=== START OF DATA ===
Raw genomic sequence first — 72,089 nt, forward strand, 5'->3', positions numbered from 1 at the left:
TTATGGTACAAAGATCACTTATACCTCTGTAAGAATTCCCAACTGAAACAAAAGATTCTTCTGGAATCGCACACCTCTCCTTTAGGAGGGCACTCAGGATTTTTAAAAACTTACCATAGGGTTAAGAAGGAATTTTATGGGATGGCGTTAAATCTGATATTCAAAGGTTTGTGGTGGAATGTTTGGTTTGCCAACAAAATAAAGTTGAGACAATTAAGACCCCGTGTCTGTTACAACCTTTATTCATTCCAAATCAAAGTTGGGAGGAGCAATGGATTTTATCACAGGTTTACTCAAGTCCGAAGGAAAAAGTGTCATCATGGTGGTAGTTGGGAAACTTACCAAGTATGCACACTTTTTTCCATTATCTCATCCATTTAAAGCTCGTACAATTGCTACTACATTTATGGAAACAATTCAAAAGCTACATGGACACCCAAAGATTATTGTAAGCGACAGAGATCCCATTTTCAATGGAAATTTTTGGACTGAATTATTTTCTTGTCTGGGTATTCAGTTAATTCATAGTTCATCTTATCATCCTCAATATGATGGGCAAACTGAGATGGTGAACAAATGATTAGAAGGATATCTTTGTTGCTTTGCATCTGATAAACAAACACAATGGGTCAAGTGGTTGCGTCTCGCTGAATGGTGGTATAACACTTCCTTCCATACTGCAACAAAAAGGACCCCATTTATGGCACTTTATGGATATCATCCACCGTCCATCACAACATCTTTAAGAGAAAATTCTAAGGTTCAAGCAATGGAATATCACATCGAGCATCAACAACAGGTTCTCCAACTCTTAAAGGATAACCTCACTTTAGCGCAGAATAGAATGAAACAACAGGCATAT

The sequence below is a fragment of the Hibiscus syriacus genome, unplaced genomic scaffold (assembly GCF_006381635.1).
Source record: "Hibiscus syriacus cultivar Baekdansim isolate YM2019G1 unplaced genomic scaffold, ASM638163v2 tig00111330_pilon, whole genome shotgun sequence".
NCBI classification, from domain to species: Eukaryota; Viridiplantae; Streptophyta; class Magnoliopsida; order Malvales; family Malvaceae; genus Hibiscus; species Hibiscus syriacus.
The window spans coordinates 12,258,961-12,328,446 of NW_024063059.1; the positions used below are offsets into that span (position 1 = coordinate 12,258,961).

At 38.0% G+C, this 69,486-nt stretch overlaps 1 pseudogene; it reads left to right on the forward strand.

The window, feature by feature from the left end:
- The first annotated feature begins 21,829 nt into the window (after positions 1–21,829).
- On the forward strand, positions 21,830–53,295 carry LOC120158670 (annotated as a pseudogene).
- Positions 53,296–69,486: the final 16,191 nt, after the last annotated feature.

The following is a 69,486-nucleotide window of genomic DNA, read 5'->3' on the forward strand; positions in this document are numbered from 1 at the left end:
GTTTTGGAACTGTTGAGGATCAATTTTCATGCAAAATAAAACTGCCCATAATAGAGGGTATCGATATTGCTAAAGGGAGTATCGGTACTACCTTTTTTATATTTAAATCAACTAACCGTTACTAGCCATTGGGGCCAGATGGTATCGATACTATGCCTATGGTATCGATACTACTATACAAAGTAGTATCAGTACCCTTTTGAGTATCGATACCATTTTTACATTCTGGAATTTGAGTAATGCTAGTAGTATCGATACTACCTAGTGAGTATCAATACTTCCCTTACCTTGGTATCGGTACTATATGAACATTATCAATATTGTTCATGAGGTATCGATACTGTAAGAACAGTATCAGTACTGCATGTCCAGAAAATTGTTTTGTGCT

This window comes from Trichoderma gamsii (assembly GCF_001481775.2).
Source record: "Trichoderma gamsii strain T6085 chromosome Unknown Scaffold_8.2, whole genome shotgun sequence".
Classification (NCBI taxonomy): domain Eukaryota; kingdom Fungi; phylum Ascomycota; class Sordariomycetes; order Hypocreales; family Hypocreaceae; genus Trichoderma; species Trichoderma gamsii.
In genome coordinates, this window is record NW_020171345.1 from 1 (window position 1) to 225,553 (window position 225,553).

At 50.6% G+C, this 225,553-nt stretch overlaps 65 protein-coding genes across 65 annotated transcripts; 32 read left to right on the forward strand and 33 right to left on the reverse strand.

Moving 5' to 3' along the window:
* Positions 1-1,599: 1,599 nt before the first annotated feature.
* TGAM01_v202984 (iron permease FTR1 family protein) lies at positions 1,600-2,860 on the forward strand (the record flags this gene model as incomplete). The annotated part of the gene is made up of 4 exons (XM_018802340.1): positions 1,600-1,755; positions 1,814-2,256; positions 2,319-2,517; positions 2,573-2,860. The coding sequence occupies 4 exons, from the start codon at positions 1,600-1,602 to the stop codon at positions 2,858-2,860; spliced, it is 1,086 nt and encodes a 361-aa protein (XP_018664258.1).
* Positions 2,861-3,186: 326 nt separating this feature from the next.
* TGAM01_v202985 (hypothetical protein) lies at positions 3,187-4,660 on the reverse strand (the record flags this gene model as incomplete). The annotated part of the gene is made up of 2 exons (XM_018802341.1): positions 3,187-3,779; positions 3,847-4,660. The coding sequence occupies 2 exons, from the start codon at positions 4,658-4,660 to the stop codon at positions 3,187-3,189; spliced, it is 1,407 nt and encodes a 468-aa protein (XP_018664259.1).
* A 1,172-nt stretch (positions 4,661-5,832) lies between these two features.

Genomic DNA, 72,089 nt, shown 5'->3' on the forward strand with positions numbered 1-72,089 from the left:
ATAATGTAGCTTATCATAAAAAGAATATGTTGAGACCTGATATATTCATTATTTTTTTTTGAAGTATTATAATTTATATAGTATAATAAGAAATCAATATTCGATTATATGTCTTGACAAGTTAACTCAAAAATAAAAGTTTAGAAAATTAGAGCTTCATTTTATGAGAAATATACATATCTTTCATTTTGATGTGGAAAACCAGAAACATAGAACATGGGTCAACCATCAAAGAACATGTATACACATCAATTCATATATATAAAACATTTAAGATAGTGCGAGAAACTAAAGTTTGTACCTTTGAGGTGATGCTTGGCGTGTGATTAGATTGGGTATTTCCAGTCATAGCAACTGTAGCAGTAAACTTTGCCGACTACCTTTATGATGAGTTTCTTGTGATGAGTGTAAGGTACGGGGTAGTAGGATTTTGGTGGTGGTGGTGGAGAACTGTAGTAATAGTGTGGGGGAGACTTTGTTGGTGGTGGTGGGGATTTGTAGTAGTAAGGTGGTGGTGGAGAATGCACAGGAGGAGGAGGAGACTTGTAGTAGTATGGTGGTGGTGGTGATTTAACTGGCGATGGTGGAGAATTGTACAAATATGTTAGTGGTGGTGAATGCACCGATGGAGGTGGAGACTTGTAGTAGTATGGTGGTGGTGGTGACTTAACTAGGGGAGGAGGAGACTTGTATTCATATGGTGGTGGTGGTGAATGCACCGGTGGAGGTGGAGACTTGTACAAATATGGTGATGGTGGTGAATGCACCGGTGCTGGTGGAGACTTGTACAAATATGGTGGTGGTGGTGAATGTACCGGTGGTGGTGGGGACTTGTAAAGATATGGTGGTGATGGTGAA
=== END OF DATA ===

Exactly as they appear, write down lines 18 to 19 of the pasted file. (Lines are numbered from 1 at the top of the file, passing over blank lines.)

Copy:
At 50.6% G+C, this 225,553-nt stretch overlaps 65 protein-coding genes across 65 annotated transcripts; 32 read left to right on the forward strand and 33 right to left on the reverse strand.

Moving 5' to 3' along the window: